As seen in FIG. 12, each of the pilot shaft rings 140 includes an upper flange 142, a lower flange 144, a reduced diameter portion 146, and a plurality of holes 148 extending through the reduced diameter portion 146. The pilot shaft rings 140 allow fluid communication to be made from the interior of the pilot shaft passage 110 to the fluid passages 200, 202, 204 and exhaust passages 206, 208, and need only be machined within relatively large tolerances since compression of the O-rings 150 provides a seal against the upper and lower flanges 142, 144 of the ring 140, the inner wall of the pilot shaft passage 110 and the pilot shaft 120. If the rings 140 were not used, a hollow cylinder having holes in a side wall thereof would need to be precision machined so that its outer diameter would fit tightly within the pilot shaft passage 110 and its inner diameter would fit tightly around the pilot shaft 120 while still allowing the pilot shaft 120 to slide therein.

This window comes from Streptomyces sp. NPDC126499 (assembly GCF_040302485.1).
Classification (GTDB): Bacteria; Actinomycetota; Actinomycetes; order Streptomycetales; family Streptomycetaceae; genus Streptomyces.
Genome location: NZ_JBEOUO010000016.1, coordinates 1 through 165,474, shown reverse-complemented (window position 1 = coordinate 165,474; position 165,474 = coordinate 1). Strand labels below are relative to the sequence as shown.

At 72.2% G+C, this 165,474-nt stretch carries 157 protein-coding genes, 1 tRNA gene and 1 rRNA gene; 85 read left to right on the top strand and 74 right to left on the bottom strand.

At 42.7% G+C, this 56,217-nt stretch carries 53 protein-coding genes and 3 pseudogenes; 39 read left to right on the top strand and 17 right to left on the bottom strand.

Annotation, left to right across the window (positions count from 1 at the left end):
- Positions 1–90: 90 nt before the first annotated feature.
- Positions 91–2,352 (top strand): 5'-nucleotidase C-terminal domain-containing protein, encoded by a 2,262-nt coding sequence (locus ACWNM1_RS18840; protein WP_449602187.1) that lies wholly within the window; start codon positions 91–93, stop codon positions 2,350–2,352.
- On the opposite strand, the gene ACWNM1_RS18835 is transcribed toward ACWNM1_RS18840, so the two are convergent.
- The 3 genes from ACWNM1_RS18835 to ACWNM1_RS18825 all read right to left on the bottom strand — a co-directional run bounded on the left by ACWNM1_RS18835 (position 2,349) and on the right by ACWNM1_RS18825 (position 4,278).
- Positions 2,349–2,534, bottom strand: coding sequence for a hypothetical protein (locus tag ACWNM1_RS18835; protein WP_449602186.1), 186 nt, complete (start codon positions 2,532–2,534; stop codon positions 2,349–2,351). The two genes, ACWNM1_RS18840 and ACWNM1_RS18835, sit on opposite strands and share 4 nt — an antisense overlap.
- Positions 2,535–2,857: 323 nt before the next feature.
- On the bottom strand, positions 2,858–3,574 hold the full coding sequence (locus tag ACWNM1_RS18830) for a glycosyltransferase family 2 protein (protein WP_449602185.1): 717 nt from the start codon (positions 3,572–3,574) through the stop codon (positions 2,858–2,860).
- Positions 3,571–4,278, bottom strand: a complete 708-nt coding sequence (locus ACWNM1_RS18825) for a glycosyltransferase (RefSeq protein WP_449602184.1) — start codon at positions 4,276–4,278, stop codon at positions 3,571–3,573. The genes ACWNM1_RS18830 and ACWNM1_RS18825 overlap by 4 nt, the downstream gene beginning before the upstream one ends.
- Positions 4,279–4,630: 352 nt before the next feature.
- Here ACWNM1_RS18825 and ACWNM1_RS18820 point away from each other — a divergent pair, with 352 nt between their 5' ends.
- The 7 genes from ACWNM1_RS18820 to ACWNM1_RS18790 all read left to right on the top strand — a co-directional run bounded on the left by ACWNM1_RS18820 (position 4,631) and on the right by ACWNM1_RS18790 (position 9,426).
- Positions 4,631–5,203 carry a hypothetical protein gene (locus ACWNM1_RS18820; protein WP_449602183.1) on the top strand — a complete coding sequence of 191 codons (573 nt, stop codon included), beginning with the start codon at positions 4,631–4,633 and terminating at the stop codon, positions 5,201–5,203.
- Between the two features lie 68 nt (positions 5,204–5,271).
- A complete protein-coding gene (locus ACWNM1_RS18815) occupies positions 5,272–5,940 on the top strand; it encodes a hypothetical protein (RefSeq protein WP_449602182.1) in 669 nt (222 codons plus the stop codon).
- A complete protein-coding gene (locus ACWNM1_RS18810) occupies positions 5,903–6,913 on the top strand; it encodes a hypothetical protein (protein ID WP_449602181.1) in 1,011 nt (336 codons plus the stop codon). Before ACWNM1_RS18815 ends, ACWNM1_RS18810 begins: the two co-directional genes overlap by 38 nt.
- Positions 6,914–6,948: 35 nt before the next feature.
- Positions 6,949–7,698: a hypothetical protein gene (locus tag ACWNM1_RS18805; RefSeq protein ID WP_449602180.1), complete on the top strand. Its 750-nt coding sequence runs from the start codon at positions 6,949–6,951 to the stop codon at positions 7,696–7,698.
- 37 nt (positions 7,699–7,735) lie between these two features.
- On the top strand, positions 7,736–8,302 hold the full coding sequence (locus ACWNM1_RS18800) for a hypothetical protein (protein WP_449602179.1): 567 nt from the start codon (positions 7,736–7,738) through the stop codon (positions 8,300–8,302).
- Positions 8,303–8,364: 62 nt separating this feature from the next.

As shown in FIGS. 9, 10, 14, 15, 23 and 24, the center housing section 100 may have a control housing or spool valve housing 300 attached thereto which includes an inlet 302 and a spool valve chamber 304. Inlet 302 may be threaded or otherwise attachable to a source of pressurized fluid (graphically designated as 303 in FIG. 1). As used herein, the term “pressurized fluid” may mean pressurized air or other pressurized fluid material (i.e., gas, liquids, etc.). The spool valve housing 300 may be fabricated from a polymeric material such as, for example, Kynar®) and be removably fastened to the center housing section 100 by suitable fasteners such as capscrews 301 or the like. However, the spool valve housing 300 may be fabricated from other suitable materials such as steel, aluminum, titanium, etc. In one embodiment, a spool valve 310 is slidably received within the spool valve chamber 304, and includes a first end 312 and a second end 314 which are separated by a central shaft portion 316 that has a diameter which is smaller than the diameters of the first and second ends 312, 314.